Have You Recommended a Pertussis Booster Recently?
Before pertussis vaccines became available in the United States, nearly a quarter of a million pertussis cases were reported each year. After whole cell DTP vaccine gained widespread use during the 1940s, reported cases fell dramatically reaching a low in 1976 of approximately 1,000 cases. Since 1976, reports of whooping cough have been on the rise. This observation can be explained, at least in part, by better awareness of pertussis illness beyond infancy, as many cases in older children, adolescents and adults don't present in the classic manner of whooping cough. Instead, pertussis illness beyond infancy, especially in individuals who have previously been immunized, more characteristically presents as a prolonged cough illness. The concept that childhood vaccination does not provide lifelong immunity has only become well established in the last 20 years. Prior to routine pertussis vaccination, more than 90% of pertussis cases occurred in children <10 years of age.1 In 2014, approximately half of reported cases were in adolescents and adults.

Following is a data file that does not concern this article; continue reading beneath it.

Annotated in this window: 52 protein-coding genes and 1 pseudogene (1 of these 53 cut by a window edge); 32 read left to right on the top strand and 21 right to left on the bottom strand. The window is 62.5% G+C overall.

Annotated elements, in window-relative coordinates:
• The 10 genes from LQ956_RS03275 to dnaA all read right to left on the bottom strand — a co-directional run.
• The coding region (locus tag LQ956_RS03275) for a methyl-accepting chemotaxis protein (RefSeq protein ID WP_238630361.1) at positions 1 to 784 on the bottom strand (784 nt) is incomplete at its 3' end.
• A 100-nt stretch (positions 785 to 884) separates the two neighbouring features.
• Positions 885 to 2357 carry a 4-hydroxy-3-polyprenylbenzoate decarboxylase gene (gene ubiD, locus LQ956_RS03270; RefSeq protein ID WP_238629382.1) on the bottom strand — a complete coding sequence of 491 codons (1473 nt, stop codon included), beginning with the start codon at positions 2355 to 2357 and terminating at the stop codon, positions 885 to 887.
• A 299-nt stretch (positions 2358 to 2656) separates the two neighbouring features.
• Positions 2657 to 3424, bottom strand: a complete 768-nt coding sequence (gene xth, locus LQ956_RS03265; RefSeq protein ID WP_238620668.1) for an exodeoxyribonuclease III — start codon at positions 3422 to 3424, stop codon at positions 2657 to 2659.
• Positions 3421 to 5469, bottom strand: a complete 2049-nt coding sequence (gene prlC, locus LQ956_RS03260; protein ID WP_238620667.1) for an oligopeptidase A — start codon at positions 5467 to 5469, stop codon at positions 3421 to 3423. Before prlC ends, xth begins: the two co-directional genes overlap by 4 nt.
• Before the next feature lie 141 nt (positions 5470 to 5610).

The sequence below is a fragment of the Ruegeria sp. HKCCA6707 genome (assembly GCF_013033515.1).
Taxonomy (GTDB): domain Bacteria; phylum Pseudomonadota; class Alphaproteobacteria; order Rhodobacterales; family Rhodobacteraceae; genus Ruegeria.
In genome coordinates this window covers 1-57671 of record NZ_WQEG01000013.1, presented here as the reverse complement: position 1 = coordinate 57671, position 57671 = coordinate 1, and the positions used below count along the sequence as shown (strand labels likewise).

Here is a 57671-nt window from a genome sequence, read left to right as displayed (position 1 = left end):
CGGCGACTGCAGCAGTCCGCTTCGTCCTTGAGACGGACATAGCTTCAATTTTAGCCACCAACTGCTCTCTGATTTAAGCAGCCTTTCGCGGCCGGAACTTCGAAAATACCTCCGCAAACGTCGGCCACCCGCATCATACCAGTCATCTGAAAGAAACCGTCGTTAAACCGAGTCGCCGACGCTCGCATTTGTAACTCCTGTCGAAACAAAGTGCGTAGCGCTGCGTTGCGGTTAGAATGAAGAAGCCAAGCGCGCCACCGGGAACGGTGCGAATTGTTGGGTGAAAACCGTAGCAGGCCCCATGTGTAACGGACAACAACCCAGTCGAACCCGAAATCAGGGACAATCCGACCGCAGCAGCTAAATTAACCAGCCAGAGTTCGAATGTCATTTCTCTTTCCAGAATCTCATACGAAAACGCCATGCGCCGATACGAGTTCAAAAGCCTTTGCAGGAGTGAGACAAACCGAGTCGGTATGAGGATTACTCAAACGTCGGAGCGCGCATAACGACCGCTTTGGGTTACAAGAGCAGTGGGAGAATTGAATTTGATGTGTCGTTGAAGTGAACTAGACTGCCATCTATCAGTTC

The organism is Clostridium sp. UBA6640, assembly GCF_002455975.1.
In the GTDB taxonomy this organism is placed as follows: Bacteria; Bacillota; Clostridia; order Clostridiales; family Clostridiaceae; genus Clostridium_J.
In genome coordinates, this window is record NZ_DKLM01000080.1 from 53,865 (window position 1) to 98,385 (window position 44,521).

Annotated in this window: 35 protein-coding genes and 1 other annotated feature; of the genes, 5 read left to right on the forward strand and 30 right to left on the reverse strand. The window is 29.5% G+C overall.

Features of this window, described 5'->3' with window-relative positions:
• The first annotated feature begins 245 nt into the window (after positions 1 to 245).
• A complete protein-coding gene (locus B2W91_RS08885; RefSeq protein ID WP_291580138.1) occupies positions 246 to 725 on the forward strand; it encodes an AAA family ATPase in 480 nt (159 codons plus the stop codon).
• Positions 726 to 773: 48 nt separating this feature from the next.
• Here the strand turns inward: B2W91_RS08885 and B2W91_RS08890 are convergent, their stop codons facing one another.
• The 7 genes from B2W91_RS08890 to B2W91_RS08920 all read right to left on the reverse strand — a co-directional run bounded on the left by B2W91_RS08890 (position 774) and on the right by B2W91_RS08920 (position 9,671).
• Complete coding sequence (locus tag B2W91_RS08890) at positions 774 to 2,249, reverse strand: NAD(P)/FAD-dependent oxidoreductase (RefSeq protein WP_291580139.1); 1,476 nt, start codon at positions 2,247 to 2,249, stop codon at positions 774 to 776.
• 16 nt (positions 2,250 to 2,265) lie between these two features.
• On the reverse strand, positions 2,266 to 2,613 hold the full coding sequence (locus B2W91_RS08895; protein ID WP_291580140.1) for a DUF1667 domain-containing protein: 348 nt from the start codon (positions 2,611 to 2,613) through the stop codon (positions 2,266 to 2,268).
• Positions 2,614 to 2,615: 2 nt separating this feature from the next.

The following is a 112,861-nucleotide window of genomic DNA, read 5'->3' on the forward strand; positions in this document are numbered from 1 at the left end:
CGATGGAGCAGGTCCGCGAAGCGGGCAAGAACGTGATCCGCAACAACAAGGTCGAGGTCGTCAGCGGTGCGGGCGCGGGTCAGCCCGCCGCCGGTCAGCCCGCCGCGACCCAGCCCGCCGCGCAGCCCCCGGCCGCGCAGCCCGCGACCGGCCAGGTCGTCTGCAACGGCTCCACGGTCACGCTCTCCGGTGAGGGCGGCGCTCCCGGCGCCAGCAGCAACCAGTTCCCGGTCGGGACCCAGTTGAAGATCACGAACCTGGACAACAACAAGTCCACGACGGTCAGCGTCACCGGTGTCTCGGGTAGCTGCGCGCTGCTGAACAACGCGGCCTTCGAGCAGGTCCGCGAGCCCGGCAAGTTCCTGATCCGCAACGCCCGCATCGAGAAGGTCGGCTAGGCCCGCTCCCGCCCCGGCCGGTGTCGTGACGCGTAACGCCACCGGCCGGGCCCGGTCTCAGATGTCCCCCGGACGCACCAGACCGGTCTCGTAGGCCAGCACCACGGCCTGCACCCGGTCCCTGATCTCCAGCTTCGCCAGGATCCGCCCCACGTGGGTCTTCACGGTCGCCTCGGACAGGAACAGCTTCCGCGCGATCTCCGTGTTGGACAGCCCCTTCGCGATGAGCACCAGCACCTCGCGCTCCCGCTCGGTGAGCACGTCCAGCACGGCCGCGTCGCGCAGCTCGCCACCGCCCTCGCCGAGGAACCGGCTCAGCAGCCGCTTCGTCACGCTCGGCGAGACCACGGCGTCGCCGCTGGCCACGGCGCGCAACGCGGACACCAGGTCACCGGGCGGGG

The current pertussis vaccine schedule begins during infancy. The Advisory Committee on Immunization Practices (ACIP) recommends that children be immunized with their primary series, in the form of DTaP (diphtheria, tetanus, pertussis) at 2, 4, and 6 months of age with booster doses at 15–18 months, and 4–6 years. Between the ages of 11 and 12 years, a single booster dose, using the booster formulation Tdap, is given. While the antigens are the same as those found in the DTaP formulation of the vaccine, the amount of some of the antigens is reduced in the Tdap booster formulation. For anyone (adolescent through adulthood) who has not yet received a dose of Tdap, the ACIP recommends a single dose as ‘catch up'.